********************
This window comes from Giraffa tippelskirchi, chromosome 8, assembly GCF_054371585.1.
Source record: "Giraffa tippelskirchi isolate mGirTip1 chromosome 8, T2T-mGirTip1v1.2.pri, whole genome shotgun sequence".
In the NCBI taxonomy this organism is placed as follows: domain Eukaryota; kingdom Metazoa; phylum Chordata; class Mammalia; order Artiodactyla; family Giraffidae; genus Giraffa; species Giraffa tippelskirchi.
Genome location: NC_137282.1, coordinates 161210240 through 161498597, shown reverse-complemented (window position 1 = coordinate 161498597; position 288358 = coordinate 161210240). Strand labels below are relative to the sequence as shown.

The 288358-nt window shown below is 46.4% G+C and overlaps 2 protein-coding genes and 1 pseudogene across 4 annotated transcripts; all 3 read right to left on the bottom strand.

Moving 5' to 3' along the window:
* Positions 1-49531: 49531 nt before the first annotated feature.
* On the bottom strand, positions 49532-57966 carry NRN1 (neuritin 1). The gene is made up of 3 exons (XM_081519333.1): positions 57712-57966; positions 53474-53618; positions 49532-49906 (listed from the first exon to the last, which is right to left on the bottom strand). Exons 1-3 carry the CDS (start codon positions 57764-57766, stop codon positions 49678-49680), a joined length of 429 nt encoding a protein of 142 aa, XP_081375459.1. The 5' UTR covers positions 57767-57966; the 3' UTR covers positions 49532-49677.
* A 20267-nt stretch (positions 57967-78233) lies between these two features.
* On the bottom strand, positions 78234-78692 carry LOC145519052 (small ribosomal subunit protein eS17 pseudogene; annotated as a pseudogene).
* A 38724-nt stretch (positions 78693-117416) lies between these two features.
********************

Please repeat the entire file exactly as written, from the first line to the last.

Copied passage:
This window comes from Giraffa tippelskirchi, chromosome 8, assembly GCF_054371585.1.
Source record: "Giraffa tippelskirchi isolate mGirTip1 chromosome 8, T2T-mGirTip1v1.2.pri, whole genome shotgun sequence".
In the NCBI taxonomy this organism is placed as follows: domain Eukaryota; kingdom Metazoa; phylum Chordata; class Mammalia; order Artiodactyla; family Giraffidae; genus Giraffa; species Giraffa tippelskirchi.
Genome location: NC_137282.1, coordinates 161210240 through 161498597, shown reverse-complemented (window position 1 = coordinate 161498597; position 288358 = coordinate 161210240). Strand labels below are relative to the sequence as shown.

The 288358-nt window shown below is 46.4% G+C and overlaps 2 protein-coding genes and 1 pseudogene across 4 annotated transcripts; all 3 read right to left on the bottom strand.

Moving 5' to 3' along the window:
* Positions 1-49531: 49531 nt before the first annotated feature.
* On the bottom strand, positions 49532-57966 carry NRN1 (neuritin 1). The gene is made up of 3 exons (XM_081519333.1): positions 57712-57966; positions 53474-53618; positions 49532-49906 (listed from the first exon to the last, which is right to left on the bottom strand). Exons 1-3 carry the CDS (start codon positions 57764-57766, stop codon positions 49678-49680), a joined length of 429 nt encoding a protein of 142 aa, XP_081375459.1. The 5' UTR covers positions 57767-57966; the 3' UTR covers positions 49532-49677.
* A 20267-nt stretch (positions 57967-78233) lies between these two features.
* On the bottom strand, positions 78234-78692 carry LOC145519052 (small ribosomal subunit protein eS17 pseudogene; annotated as a pseudogene).
* A 38724-nt stretch (positions 78693-117416) lies between these two features.